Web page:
Judicial reform advocate Elena Sassower, who was found guilty in April of disrupting a May 2003 Senate Judiciary Committee hearing, was sentenced to six months in jail last week after refusing to accept conditions set forth by a D.C. Superior Court that would have allowed her to avoid jail time.
[IMGCAP(1)]After Sassower snubbed Judge Brian Holeman’s probation offer, she received the maximum six-month sentence — double the amount of jail time Holeman was offering to suspend in her case.
While even the prosecution had recommended that Sassower, co-founder of the White Plains, N.Y.-based Center for Judicial Accountability, serve no jail time, Sassower flatly rejected Holeman’s probation plan, which would have forced her to write letters of apology to Senate officials, attend anger management counseling and perform community service.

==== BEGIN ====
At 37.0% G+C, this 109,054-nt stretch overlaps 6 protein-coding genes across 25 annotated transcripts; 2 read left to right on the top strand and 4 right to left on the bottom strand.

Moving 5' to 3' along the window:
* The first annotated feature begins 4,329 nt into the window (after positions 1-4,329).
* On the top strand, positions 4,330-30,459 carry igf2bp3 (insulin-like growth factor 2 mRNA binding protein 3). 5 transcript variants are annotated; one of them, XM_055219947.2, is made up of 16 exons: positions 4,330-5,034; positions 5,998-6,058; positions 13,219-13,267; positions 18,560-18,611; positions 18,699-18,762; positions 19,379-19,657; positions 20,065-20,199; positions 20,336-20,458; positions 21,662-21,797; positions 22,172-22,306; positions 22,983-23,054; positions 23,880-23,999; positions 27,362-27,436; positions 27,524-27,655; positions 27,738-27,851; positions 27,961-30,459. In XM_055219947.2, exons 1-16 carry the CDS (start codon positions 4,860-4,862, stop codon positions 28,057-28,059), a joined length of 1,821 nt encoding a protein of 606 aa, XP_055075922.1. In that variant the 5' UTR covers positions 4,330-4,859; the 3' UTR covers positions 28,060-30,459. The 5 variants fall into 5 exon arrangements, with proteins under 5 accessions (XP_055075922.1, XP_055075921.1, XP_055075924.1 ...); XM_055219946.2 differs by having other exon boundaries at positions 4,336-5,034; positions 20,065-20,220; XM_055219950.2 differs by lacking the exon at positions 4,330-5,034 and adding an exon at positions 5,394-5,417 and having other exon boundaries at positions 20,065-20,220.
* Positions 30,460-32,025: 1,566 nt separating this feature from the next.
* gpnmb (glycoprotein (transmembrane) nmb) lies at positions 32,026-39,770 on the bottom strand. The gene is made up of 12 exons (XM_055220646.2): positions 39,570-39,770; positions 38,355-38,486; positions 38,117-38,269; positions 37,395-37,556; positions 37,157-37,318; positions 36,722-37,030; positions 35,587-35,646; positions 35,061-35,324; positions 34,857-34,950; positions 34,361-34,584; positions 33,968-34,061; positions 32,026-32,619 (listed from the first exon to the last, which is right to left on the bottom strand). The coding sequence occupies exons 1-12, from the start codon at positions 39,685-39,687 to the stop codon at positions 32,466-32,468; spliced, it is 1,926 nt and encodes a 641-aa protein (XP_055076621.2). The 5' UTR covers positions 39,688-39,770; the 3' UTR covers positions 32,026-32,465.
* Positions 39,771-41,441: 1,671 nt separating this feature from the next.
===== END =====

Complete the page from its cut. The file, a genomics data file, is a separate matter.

Sassower has frequently contended that she acted within her First Amendment rights when she attempted to speak out against the appointment of New York Judge Richard Wesley to the 2nd U.S. Circuit Court of Appeals in May 2003. And Sassower, who has frequently sparred with Holeman, filed a motion before her April trial to have the judge removed from her case.
The Center for Judicial Accountability is calling the sentencing “bogus” and has started a fundraising drive to support a national protest to free Sassower from jail.
— John McArdle